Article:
Since I was doing this photo as part of a workshop demonstration I wanted to show the new setup that I’ve been experimenting with. It involves using a clear plexiglass cove suspended in front of the background. I’ve been using it to photograph products on a clean white and I wanted to see what kind of flexibility it affords me with other backgrounds. Here are a couple of shots to show you what I’m talking about.
As you can see, the Plexiglas is suspended in front of the background which I can light completely separately so I can control exactly how dark or bright it is. In this case my final shot was cropped in quite tight to the plate so I really wasn’t taking advantage of this setup, however it was interesting to play with and for my students to see. The main light for the food is a beauty dish with a diffuser. I’ve grown to quite like this light for food shots as I find it gives me a nice balance between contrast to bring out detail and soft shadows that don’t require too much fill light. All I needed to add was too small gold reflectors to bounce a little bit of warm light into the shadows and lighten them up.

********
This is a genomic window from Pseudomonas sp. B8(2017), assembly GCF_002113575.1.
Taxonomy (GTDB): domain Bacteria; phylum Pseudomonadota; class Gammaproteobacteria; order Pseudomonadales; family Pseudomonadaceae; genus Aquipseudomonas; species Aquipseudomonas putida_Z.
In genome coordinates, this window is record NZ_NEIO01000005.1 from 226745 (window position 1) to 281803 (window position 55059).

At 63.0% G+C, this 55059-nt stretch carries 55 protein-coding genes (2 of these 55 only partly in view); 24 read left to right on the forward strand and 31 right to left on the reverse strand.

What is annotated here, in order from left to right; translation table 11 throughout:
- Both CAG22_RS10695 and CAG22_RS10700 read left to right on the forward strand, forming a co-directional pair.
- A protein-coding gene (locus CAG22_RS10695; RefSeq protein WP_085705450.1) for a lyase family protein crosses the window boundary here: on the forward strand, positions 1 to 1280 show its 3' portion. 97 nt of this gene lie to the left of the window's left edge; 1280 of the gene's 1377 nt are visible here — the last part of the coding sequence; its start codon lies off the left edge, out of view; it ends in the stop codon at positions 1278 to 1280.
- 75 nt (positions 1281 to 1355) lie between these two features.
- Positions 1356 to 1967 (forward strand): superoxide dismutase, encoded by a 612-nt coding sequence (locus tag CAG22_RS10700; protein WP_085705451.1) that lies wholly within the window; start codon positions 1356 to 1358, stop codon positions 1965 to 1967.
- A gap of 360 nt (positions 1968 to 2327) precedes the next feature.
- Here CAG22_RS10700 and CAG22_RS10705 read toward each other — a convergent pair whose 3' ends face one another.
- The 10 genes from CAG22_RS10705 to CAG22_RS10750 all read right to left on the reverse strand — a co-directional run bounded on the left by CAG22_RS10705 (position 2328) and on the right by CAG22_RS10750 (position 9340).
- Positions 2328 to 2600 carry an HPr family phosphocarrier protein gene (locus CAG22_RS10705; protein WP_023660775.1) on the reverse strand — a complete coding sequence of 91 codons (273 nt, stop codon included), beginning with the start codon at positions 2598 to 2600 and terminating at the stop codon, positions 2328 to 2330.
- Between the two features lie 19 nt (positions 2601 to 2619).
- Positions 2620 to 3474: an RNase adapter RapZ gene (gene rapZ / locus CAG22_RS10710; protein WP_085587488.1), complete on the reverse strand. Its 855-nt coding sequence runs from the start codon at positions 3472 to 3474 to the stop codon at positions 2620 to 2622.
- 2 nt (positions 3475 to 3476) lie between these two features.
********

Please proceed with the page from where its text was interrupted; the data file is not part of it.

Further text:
This was Linsey’s first time teaching a workshop, so she was a bit nervous at first performing in front of an audience. She soon warmed to the task and quite enjoyed the experience. There were lots of questions about tricks of the trade and how food stylists work to make the food look so delicious on camera.
Here she shows a nice technique of cracking the eggs into a small cup and then pouring them into the phyllo moulds without breaking the yolks.
Here are the other elements of the brunch plate:
A careful placement of the Phyllo Egg, and some finishing touches, and the final shot comes together!
Everyone enjoyed the workshop, so Linsey and I are planning a more in depth food photography workshop… I’ll post details here as we firm them up.